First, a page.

Lesson #4: Link, link, link.

If you do a series of posts, MAKE SURE you link to the other posts in the series at the end. This is something I did with the 12 Days of Blogging, and I saw a lot of traffic to all of the older posts every day, through links on the newest post. Not everyone has been following the series since day one, so make sure they can find older posts too.

Lesson #5: Explain what the heck you’re doing.

To go hand-in-hand with the linking lesson, make a single post or page on that lets people know what you are doing and why, as well as includes links to all of the posts in the series. At the beginning of every new installment, link to this post so that people new to the series know what’s going on. I’ve seen a lot of series that do not do this, and it is confusing for someone who comes in well after you’ve started the series.

Have you written a series of blog posts? If so, what’s the best tip you have for making it happen and keeping readers involved?

Part Two – on what I learned about site organization – coming tomorrow!

Do You Use the "More" Tag?

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Today, no reflective posts about failing, no comparisons between bloggers and insects…not even a reference to Disney. Today, I just want to pose a simple question: Do you use the more tag?

In case there are any new bloggers out there, the “more” tag on a blog post allows you to show just part of the post on your homepage. Users who want to read the entire post can click “read more” and see the single post page to continue reading. I see three major advantages to the more tag:

  1. It allows you to show more posts on your homepage in the same about of scrolling space, so readers see more titles from the start.
  2. It increases the number of page views and single-post views you receive, which is helpful if you’re being paid according to stats when writing for someone else. This also increases the number of times an ad will load on your website, so advertisers generally like to see higher numbers.
  3. You can more accurately track which posts are most popular, since people can’t read the whole thing on  your homepage.

Some of the best bloggers out there use the more tag, or some other code to show only part of a post on the homepage. Mashable shows the first few sentences. Copyblogger shows the first paragraph or so. David Risley shows the first five to ten lines. Shoemoney uses the more tag if the post is more than a paragraph or so.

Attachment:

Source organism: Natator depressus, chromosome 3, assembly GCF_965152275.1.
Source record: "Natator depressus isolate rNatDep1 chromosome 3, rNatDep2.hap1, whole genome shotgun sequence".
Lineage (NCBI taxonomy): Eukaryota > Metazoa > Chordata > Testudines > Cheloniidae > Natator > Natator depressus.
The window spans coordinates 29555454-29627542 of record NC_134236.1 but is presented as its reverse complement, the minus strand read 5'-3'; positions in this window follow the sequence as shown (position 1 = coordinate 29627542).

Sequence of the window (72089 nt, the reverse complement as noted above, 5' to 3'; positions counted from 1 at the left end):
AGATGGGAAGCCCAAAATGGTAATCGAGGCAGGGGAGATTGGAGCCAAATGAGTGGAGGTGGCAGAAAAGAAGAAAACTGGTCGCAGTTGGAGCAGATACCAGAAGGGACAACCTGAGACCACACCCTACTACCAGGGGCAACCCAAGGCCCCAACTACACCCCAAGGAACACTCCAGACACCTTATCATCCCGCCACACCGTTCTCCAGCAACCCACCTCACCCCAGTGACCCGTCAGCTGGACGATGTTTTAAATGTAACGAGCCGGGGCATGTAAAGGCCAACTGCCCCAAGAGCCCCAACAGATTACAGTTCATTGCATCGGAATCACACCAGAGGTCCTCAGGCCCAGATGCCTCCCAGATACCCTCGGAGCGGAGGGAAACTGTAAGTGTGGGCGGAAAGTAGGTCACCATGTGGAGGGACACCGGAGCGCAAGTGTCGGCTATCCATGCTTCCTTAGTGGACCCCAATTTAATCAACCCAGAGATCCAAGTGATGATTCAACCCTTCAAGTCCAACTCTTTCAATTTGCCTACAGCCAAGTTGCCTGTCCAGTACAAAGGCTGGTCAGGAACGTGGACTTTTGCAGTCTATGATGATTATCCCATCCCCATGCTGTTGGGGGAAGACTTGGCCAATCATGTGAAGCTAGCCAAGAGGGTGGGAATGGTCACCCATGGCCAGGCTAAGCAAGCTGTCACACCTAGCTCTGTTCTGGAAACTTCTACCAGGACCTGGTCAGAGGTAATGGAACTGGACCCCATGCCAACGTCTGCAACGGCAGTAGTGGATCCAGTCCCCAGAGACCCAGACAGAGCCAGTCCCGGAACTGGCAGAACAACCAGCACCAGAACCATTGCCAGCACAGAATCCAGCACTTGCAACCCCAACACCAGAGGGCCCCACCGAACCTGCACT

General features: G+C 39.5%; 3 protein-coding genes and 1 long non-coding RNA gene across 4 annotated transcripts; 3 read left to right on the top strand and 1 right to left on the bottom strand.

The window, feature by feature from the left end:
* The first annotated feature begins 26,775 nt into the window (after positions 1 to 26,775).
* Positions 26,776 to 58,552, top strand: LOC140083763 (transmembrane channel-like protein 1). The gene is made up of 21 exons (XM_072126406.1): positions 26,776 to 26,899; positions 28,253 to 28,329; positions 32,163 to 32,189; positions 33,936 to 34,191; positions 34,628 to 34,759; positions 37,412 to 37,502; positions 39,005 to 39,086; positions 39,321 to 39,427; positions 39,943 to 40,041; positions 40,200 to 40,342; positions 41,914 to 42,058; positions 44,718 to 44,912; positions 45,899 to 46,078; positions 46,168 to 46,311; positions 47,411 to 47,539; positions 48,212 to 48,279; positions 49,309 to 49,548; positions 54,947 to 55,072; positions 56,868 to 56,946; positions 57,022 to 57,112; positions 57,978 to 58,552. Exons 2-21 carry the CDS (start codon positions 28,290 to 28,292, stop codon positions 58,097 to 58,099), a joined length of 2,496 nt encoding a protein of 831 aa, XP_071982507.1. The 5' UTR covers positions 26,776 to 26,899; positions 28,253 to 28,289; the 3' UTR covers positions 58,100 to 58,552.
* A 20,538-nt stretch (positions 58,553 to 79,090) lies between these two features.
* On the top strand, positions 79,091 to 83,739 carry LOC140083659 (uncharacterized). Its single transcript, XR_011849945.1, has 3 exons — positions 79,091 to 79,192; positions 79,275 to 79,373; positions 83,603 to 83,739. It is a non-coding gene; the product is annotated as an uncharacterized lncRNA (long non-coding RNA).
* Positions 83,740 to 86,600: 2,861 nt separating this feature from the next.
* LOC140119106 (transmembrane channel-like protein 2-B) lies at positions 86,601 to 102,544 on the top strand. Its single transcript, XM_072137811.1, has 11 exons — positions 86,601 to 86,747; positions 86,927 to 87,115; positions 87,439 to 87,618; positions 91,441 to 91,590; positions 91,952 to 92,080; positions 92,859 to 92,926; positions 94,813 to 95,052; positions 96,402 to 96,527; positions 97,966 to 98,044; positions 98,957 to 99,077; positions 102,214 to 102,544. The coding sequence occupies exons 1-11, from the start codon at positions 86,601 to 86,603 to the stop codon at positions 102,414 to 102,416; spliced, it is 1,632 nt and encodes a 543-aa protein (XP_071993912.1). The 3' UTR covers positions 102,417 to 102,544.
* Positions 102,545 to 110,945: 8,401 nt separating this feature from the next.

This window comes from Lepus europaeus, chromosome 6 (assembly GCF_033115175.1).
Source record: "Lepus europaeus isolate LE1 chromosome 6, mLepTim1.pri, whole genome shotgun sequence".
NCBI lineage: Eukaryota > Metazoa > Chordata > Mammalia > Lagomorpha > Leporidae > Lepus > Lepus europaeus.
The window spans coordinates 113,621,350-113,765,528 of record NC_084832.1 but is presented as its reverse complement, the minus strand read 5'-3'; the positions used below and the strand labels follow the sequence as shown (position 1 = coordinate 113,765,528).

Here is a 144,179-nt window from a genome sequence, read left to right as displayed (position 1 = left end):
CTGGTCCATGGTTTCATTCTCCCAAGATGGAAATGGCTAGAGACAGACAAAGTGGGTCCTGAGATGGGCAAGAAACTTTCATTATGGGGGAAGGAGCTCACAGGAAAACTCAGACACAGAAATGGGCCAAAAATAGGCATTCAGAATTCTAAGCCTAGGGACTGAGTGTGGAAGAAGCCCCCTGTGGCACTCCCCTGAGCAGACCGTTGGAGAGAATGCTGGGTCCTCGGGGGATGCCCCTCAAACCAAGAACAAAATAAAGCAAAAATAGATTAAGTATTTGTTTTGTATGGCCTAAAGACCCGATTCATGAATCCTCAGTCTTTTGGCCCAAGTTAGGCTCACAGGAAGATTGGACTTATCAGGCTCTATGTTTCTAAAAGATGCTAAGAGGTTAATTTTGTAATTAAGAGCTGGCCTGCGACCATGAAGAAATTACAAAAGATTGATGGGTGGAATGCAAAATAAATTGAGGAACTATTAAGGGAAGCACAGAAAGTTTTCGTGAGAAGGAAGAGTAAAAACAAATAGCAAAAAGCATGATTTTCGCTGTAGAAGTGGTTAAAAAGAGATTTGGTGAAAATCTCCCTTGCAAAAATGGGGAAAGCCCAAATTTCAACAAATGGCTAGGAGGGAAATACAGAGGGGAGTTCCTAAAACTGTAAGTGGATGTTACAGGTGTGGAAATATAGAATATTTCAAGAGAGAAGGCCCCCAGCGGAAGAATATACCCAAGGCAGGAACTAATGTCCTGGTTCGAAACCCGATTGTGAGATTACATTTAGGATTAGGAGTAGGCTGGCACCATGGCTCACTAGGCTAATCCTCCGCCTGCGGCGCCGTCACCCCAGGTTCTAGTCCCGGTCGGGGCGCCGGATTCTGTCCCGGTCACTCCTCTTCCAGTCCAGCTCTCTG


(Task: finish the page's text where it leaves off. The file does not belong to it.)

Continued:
There are also some well-respected bloggers out there who don’t seem to be using the more tag. Kommein, Successful Blog, Jonathan Volk, Seth Godin…as far as I can see, they don’t use the more tag or show partial posts on their homepages. Chris Garrett uses it some of the time.

With the three advantages listed above, it’s easy to see why a lot of people are using the more tag. So why am I (and other bloggers that I’ve listed) not firmly aboard? It isn’t for lack of caring or being lazy. My main concern is that the busy reader won’t click through to read the entire post.

I’m confident in my ability to write interesting, helpful blog posts, but I’m not always a “straight to the point” type of girl. I think about how i read websites myself. If the post doesn’t catch my attention right away, I’m probably not going to click through to read the rest. However, if the full post is up on the home page, I’ll typically read past where the more tag would have been before deciding that the post is boring and looking for something new to read.

That means that a post has more text to get through to me.

I probably miss some really cool posts that way. No matter how good you are at writing a title or excerpt, every reader is different, and what catches the attention of one person might not catch the attention of another. I worry that using the more tag means that fewer people will read to the end of my posts.

At the same time, the above three reasons to use the more tag do make sense. So, what I personally do is use the more tag if I hit 800 or so words in a post. Shorter than that, I post the full text. Do you use the more tag? Why or why not?

Allison Boyer is a writer for BWE’s blog and the owner/manager of After Graduation. Yes, she used a picture of the creation of this very blog post to illustrate. It blows her mind, man.